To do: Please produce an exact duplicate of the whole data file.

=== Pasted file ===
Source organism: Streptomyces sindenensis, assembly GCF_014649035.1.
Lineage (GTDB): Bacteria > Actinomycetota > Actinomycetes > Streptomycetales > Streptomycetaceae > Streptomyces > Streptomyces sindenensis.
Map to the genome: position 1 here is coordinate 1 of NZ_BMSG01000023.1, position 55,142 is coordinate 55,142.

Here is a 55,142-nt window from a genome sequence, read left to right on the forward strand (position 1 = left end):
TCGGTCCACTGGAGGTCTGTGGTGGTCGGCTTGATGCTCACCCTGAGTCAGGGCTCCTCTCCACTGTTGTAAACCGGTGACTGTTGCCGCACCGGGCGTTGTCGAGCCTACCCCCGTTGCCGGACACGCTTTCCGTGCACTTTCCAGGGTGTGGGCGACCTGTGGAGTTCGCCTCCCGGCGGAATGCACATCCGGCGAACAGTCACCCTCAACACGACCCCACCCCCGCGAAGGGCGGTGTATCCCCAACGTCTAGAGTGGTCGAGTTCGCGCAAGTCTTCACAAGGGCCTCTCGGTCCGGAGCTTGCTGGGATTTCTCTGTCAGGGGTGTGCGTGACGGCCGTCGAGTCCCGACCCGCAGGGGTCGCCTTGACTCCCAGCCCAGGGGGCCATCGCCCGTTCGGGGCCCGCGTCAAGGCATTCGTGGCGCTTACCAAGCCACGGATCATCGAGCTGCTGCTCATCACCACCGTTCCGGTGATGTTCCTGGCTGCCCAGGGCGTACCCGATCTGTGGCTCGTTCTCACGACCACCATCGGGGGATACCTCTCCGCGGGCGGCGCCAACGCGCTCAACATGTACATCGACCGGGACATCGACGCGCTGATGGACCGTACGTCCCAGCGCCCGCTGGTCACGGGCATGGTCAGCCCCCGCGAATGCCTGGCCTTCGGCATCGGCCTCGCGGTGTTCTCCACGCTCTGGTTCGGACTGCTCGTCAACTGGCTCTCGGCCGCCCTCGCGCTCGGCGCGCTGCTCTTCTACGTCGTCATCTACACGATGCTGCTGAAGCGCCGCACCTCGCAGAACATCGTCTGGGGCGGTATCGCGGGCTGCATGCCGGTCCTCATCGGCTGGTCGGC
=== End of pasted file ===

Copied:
Source organism: Streptomyces sindenensis, assembly GCF_014649035.1.
Lineage (GTDB): Bacteria > Actinomycetota > Actinomycetes > Streptomycetales > Streptomycetaceae > Streptomyces > Streptomyces sindenensis.
Map to the genome: position 1 here is coordinate 1 of NZ_BMSG01000023.1, position 55,142 is coordinate 55,142.

Here is a 55,142-nt window from a genome sequence, read left to right on the forward strand (position 1 = left end):
TCGGTCCACTGGAGGTCTGTGGTGGTCGGCTTGATGCTCACCCTGAGTCAGGGCTCCTCTCCACTGTTGTAAACCGGTGACTGTTGCCGCACCGGGCGTTGTCGAGCCTACCCCCGTTGCCGGACACGCTTTCCGTGCACTTTCCAGGGTGTGGGCGACCTGTGGAGTTCGCCTCCCGGCGGAATGCACATCCGGCGAACAGTCACCCTCAACACGACCCCACCCCCGCGAAGGGCGGTGTATCCCCAACGTCTAGAGTGGTCGAGTTCGCGCAAGTCTTCACAAGGGCCTCTCGGTCCGGAGCTTGCTGGGATTTCTCTGTCAGGGGTGTGCGTGACGGCCGTCGAGTCCCGACCCGCAGGGGTCGCCTTGACTCCCAGCCCAGGGGGCCATCGCCCGTTCGGGGCCCGCGTCAAGGCATTCGTGGCGCTTACCAAGCCACGGATCATCGAGCTGCTGCTCATCACCACCGTTCCGGTGATGTTCCTGGCTGCCCAGGGCGTACCCGATCTGTGGCTCGTTCTCACGACCACCATCGGGGGATACCTCTCCGCGGGCGGCGCCAACGCGCTCAACATGTACATCGACCGGGACATCGACGCGCTGATGGACCGTACGTCCCAGCGCCCGCTGGTCACGGGCATGGTCAGCCCCCGCGAATGCCTGGCCTTCGGCATCGGCCTCGCGGTGTTCTCCACGCTCTGGTTCGGACTGCTCGTCAACTGGCTCTCGGCCGCCCTCGCGCTCGGCGCGCTGCTCTTCTACGTCGTCATCTACACGATGCTGCTGAAGCGCCGCACCTCGCAGAACATCGTCTGGGGCGGTATCGCGGGCTGCATGCCGGTCCTCATCGGCTGGTCGGC